Hard-boiled and half-baked,

The Spirit

mashes vintage comic strips with new-fangled CGI, sucking the very life out of a mid-century pop icon in the process.

Frank Miller, who began his career as an artist for Marvel (Daredevil was one of his early assignments), now seems bent on transposing the multi-panel, word-balloon format of comic books to live-action film in the most soul-crushing ways.

Having collaborated with Robert Rodriguez on the green-screened, pinup pulp of Sin City, Miller takes his solo directing shot with The Spirit. It's a numbing adaptation of the old and much-loved series - about a domino-masked, crime-busting cop back from the grave - created by the late, great Will Eisner.

The Spirit stars the charisma-challenged Gabriel Macht in the title role, hambone Samuel L. Jackson as the villain, and an eye-candy harem of fantasy femmes (Eva Mendes, Scarlett Johansson, Sarah Paulson, Paz Vega).

Miller's idea was to put them in cartoonish neo-'40s getups, orchestrate a few fights, and let fly with ridiculously lusty, crusty dialogue. After the actors' soundstage work was done, a team of digital artists painted in the green screens with noirish cityscapes and bold, stylized backdrops.

As for the plot: something to do with an ancient vase, the blood of Heracles, and, oh yeah, immortality and world domination. Ho hum.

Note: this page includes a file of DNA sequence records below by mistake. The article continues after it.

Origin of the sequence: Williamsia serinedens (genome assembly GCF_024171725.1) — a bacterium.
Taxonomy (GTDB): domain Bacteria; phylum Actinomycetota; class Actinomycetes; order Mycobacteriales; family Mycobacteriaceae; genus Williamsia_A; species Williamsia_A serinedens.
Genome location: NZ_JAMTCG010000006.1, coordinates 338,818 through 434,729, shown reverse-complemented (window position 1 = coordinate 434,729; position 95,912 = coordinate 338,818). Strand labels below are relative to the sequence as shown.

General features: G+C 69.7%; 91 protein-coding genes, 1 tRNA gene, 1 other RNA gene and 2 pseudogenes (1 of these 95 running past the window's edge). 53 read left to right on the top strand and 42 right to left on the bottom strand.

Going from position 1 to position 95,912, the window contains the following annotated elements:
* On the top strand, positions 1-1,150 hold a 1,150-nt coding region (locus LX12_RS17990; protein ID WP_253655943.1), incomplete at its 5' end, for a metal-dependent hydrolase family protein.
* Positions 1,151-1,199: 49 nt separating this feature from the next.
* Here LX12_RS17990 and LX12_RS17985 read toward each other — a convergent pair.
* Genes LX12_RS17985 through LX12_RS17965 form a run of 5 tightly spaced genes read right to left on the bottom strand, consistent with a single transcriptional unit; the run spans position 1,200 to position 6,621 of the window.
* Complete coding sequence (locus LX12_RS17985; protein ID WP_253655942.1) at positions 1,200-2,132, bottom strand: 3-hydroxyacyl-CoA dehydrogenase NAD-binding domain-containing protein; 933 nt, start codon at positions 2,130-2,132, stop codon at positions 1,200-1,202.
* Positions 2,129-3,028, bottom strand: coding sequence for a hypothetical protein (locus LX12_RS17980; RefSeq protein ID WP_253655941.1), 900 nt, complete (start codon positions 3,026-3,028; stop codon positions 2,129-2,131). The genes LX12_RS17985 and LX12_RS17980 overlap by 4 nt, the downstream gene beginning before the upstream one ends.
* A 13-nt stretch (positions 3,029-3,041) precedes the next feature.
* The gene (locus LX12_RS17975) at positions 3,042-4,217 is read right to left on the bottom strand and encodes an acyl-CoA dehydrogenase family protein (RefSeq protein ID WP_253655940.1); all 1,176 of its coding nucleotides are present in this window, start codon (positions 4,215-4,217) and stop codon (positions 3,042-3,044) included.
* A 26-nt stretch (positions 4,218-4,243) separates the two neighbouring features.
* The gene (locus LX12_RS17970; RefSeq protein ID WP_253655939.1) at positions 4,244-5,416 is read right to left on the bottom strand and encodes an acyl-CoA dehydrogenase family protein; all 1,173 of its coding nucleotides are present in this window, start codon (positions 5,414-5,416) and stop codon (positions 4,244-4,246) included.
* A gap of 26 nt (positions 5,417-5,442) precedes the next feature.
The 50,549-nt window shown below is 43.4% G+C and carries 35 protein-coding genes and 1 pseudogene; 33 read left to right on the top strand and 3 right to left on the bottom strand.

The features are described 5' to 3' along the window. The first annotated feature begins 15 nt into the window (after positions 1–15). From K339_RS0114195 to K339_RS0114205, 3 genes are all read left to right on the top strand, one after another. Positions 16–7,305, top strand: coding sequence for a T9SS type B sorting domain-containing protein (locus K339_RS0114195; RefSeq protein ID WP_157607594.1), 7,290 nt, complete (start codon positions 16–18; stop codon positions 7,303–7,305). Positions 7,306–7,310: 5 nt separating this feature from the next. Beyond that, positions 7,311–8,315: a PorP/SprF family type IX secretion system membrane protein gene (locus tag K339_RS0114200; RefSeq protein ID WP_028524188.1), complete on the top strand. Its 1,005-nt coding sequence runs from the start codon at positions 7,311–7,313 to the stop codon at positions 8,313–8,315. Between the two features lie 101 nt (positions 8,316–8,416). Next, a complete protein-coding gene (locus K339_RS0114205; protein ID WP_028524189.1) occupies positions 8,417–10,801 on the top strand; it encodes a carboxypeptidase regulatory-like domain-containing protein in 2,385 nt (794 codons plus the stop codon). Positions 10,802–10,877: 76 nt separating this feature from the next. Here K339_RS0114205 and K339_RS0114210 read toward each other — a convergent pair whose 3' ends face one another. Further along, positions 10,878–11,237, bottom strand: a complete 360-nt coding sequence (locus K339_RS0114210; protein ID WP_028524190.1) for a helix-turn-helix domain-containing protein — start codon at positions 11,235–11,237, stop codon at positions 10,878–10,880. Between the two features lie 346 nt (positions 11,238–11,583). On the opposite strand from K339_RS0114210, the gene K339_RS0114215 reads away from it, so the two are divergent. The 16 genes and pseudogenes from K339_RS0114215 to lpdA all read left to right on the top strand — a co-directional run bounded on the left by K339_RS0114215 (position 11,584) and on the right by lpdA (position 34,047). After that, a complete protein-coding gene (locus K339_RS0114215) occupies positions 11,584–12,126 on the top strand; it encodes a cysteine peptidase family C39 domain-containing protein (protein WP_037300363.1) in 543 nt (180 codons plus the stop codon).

The sleek, shadowy settings, which pay homage to 1940s and '50s B-movies in a fake kind of way, are matched by line readings that are as vacuous as they are arch. (Miller wrote the screenplay, too.) The nadir of knuckleheadedness is reached in a scene in which Jackson, as the Octopus, a bad guy with bad eye makeup, and Johansson, as Silken Floss, his slinky, bespectacled hench-lady, sport SS uniforms and blather on to a captive Spirit - strapped to a dentist chair and about to be injected with a lethal serum.

Behind Jackson and Johansson: a projected image of Adolf Hitler. Yes, yet another title to add to this holiday season's list of Nazi-themed classics!

Mendes is curvy and vampy as Sand Saref, a jewel thief of sorts who knew the Spirit back when they were both innocent teens on the streets of Central City. Paulson plays Ellen, a physician with a serious crush on the Spirit - even though she knows he'll never stop eyeballing every leggy dame that sashays into view.

Maybe if there was something going with the dialogue - snappy Chandlerisms, say, or even just sentences that made sense - the fussy digital artifice of The Spirit wouldn't seem so, well, dispiriting.